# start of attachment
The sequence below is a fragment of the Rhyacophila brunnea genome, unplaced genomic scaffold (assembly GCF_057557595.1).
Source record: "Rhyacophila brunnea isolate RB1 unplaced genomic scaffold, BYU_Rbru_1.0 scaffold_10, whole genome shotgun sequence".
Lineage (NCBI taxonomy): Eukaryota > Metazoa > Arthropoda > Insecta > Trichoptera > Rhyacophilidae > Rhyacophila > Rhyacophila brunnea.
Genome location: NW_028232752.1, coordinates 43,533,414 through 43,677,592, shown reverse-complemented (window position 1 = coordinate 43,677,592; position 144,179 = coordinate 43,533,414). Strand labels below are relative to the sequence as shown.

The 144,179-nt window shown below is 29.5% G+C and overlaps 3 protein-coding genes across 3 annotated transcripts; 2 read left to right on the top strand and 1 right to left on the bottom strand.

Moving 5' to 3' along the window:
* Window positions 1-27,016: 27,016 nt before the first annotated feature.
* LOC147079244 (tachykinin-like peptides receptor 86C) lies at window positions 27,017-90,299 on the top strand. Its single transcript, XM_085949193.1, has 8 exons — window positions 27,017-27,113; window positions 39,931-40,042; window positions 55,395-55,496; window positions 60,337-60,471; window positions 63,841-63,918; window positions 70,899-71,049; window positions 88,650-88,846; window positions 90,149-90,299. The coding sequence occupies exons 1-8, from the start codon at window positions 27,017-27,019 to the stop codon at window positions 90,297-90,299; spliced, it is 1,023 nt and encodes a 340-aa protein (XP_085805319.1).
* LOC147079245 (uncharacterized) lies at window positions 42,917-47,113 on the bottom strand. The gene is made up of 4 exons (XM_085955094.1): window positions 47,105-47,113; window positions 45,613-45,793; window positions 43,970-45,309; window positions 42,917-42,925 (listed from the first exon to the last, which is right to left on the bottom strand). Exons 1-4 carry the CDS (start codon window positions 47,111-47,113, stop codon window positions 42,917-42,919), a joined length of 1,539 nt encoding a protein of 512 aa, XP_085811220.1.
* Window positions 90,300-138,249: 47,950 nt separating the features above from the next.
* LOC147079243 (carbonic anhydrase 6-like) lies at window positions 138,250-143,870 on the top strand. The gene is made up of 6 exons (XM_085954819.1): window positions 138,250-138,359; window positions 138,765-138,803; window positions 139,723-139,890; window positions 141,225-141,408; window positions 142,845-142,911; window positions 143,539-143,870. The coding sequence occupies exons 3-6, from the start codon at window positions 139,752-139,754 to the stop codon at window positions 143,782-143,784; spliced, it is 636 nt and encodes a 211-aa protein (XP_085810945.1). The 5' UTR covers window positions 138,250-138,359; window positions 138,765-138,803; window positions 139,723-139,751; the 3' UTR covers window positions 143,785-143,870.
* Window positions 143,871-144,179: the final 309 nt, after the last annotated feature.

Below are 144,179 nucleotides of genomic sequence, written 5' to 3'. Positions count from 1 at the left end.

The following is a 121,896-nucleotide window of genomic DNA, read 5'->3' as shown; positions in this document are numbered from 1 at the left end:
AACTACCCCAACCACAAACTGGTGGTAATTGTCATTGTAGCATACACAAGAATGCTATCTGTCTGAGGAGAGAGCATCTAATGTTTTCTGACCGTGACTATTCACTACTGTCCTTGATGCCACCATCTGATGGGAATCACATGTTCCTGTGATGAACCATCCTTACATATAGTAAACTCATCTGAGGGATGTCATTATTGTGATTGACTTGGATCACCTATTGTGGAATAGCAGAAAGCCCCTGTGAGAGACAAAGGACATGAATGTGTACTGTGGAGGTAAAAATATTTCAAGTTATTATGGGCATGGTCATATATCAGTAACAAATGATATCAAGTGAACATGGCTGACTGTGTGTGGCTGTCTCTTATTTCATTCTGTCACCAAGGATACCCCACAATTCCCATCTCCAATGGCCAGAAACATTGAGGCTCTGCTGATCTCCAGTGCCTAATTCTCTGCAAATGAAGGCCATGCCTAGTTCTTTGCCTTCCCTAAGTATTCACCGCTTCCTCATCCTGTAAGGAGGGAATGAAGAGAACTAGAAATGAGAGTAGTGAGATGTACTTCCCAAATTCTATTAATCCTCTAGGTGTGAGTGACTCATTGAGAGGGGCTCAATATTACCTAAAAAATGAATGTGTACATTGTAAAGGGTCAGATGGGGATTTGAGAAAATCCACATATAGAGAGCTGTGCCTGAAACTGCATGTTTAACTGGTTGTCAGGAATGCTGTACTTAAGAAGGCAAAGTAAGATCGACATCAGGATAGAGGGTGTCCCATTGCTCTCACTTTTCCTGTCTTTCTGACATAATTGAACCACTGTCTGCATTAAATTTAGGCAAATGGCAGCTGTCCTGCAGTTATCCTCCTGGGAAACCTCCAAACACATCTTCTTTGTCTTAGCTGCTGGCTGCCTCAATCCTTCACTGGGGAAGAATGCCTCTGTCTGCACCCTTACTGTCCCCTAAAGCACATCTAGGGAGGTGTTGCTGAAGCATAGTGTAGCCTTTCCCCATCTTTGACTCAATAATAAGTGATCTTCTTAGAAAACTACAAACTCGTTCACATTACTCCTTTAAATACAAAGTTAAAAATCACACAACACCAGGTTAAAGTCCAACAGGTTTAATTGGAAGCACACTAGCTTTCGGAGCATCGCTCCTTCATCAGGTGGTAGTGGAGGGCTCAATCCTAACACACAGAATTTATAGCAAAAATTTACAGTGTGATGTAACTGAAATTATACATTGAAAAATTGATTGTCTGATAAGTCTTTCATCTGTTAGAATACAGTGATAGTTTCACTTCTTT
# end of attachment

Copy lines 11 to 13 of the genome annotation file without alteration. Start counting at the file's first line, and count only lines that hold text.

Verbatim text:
* LOC147079243 (carbonic anhydrase 6-like) lies at window positions 138,250-143,870 on the top strand. The gene is made up of 6 exons (XM_085954819.1): window positions 138,250-138,359; window positions 138,765-138,803; window positions 139,723-139,890; window positions 141,225-141,408; window positions 142,845-142,911; window positions 143,539-143,870. The coding sequence occupies exons 3-6, from the start codon at window positions 139,752-139,754 to the stop codon at window positions 143,782-143,784; spliced, it is 636 nt and encodes a 211-aa protein (XP_085810945.1). The 5' UTR covers window positions 138,250-138,359; window positions 138,765-138,803; window positions 139,723-139,751; the 3' UTR covers window positions 143,785-143,870.
* Window positions 143,871-144,179: the final 309 nt, after the last annotated feature.

Below are 144,179 nucleotides of genomic sequence, written 5' to 3'. Positions count from 1 at the left end.